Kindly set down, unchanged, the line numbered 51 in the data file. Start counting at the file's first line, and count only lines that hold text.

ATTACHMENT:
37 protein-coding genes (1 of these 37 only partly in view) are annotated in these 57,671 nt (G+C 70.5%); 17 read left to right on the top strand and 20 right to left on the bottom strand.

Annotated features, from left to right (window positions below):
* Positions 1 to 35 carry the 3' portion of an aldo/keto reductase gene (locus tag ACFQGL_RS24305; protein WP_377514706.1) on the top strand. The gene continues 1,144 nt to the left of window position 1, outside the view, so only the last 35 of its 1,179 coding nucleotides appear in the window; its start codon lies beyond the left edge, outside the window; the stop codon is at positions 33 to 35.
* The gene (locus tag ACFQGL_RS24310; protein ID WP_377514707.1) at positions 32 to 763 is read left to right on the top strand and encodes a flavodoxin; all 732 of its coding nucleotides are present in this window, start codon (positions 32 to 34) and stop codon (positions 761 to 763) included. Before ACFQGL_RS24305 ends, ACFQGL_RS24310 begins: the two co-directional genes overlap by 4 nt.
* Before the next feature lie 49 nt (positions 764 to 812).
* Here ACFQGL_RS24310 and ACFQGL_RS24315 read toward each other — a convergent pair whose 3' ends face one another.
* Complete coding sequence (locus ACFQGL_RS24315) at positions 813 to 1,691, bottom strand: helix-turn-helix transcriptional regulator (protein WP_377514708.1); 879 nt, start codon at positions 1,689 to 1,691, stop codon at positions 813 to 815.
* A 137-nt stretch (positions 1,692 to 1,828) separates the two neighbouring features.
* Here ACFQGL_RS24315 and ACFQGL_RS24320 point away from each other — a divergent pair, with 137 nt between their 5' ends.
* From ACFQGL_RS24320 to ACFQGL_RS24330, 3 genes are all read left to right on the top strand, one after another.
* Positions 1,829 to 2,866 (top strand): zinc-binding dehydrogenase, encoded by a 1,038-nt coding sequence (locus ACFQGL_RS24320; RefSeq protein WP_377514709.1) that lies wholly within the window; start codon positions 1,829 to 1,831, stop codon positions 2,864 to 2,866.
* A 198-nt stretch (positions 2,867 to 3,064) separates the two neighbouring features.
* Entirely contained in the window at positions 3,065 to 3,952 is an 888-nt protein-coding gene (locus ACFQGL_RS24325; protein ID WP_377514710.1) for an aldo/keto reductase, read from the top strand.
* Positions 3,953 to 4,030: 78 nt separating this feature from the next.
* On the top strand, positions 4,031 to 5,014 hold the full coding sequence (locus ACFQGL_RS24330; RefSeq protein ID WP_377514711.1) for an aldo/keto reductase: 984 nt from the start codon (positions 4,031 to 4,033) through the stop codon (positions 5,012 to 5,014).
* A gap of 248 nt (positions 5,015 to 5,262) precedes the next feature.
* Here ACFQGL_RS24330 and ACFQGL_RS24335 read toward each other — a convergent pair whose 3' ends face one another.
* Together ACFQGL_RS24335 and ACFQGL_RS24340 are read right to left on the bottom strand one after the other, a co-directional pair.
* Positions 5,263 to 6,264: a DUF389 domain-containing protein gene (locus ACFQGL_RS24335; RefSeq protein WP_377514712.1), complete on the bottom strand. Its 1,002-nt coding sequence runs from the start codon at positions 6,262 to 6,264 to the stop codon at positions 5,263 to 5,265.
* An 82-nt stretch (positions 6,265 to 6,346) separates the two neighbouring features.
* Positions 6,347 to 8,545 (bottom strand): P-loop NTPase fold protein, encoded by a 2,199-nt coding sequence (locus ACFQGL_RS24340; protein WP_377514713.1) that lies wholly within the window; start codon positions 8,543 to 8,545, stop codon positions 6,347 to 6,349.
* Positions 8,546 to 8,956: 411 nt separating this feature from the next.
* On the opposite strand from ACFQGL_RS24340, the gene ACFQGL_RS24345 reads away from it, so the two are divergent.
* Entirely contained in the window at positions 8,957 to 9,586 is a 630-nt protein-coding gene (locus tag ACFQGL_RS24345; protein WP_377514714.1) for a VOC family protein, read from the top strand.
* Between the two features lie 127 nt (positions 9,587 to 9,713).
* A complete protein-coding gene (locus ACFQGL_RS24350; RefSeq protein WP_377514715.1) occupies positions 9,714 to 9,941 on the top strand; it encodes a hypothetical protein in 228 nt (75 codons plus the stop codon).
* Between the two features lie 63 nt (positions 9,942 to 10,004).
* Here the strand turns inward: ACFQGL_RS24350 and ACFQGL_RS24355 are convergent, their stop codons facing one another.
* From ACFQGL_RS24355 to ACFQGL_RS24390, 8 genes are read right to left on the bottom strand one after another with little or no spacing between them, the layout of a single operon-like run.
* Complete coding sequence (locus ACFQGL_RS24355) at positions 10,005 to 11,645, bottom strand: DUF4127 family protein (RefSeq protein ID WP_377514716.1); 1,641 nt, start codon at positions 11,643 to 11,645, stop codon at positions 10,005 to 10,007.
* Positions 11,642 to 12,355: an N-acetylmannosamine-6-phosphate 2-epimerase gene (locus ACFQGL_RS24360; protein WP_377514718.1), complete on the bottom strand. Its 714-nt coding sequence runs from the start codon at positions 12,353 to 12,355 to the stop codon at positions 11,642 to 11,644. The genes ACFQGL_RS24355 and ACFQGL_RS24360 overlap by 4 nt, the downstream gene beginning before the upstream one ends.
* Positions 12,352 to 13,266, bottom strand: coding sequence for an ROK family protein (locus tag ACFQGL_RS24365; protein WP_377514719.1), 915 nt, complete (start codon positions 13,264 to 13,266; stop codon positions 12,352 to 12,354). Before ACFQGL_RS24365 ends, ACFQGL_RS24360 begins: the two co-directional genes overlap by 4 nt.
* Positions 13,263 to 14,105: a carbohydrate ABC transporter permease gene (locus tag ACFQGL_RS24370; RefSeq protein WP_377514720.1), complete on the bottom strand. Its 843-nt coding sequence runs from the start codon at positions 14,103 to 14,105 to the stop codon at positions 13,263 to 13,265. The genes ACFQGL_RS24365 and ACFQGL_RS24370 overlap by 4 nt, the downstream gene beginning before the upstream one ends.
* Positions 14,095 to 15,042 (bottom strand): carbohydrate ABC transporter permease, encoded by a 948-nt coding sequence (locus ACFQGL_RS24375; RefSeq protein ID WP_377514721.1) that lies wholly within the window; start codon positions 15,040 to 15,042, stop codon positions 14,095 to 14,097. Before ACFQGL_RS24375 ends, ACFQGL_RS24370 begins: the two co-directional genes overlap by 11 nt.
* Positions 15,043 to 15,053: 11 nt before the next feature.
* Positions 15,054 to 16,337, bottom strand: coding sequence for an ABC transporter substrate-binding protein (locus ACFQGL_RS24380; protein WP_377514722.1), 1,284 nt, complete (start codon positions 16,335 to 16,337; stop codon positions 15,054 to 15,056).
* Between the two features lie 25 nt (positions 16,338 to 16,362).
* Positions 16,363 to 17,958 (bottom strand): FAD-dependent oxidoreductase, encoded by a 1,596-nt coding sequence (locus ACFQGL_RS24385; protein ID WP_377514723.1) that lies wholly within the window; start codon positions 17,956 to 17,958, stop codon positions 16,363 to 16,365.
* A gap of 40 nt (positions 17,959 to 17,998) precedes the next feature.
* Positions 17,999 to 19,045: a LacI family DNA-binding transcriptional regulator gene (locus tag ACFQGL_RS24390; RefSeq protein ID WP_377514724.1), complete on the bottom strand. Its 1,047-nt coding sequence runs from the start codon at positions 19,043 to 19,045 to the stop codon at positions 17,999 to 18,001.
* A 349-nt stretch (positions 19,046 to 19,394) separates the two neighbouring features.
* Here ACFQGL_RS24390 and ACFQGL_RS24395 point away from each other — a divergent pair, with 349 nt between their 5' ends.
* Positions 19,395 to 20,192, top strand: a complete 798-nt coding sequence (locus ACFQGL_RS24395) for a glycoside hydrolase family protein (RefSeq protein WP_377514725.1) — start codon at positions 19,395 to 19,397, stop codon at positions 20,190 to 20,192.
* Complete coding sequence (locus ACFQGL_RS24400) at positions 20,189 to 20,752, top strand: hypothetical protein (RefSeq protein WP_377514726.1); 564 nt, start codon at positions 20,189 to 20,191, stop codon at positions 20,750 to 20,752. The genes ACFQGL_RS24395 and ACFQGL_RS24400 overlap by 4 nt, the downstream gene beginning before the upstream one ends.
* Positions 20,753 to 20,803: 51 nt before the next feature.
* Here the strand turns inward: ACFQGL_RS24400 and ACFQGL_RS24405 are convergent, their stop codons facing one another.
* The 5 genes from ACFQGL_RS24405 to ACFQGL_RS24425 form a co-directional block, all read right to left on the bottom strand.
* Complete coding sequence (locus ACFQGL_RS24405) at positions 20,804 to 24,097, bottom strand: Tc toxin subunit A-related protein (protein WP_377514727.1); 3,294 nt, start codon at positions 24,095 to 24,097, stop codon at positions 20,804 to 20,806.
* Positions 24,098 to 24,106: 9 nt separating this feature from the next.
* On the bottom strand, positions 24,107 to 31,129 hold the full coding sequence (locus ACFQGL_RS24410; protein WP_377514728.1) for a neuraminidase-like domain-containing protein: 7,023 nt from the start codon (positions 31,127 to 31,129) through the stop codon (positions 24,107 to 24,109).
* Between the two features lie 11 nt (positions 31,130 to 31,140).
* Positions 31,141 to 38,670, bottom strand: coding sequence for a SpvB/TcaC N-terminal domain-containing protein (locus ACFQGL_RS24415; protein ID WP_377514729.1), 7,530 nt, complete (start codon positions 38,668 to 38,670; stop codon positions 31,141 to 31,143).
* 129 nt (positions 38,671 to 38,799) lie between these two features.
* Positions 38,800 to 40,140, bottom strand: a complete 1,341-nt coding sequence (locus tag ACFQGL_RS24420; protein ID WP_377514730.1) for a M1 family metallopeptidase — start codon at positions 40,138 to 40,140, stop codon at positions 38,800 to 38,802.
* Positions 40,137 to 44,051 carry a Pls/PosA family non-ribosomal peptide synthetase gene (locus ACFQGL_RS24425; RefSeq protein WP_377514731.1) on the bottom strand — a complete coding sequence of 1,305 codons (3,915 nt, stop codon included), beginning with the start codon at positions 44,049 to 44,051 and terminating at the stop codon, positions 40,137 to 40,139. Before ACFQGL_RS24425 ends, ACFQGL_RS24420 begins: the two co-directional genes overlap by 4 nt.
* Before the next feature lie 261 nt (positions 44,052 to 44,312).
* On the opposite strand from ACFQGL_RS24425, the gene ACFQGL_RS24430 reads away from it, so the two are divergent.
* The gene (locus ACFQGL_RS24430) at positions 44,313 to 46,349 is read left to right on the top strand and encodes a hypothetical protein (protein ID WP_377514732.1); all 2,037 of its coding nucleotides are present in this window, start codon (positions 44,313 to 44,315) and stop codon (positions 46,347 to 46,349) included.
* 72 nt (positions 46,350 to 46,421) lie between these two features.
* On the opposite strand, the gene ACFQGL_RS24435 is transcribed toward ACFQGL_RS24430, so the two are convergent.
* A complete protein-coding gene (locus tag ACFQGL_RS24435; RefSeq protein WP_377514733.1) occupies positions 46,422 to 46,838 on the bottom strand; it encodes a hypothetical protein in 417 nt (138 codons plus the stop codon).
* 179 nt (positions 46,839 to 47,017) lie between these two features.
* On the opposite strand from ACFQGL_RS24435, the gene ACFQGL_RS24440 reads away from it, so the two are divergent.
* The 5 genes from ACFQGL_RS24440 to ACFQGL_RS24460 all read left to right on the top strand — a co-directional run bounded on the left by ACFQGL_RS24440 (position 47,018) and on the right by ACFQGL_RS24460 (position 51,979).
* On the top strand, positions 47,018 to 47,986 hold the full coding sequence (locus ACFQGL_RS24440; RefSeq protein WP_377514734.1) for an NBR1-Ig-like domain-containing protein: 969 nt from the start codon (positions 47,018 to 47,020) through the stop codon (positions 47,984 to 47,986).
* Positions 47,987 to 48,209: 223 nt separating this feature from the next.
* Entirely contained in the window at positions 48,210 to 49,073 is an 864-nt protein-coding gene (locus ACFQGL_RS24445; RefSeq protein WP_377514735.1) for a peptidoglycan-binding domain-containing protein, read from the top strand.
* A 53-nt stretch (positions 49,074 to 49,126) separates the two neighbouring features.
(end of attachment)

* Between the two features lie 11 nt (positions 31,130 to 31,140).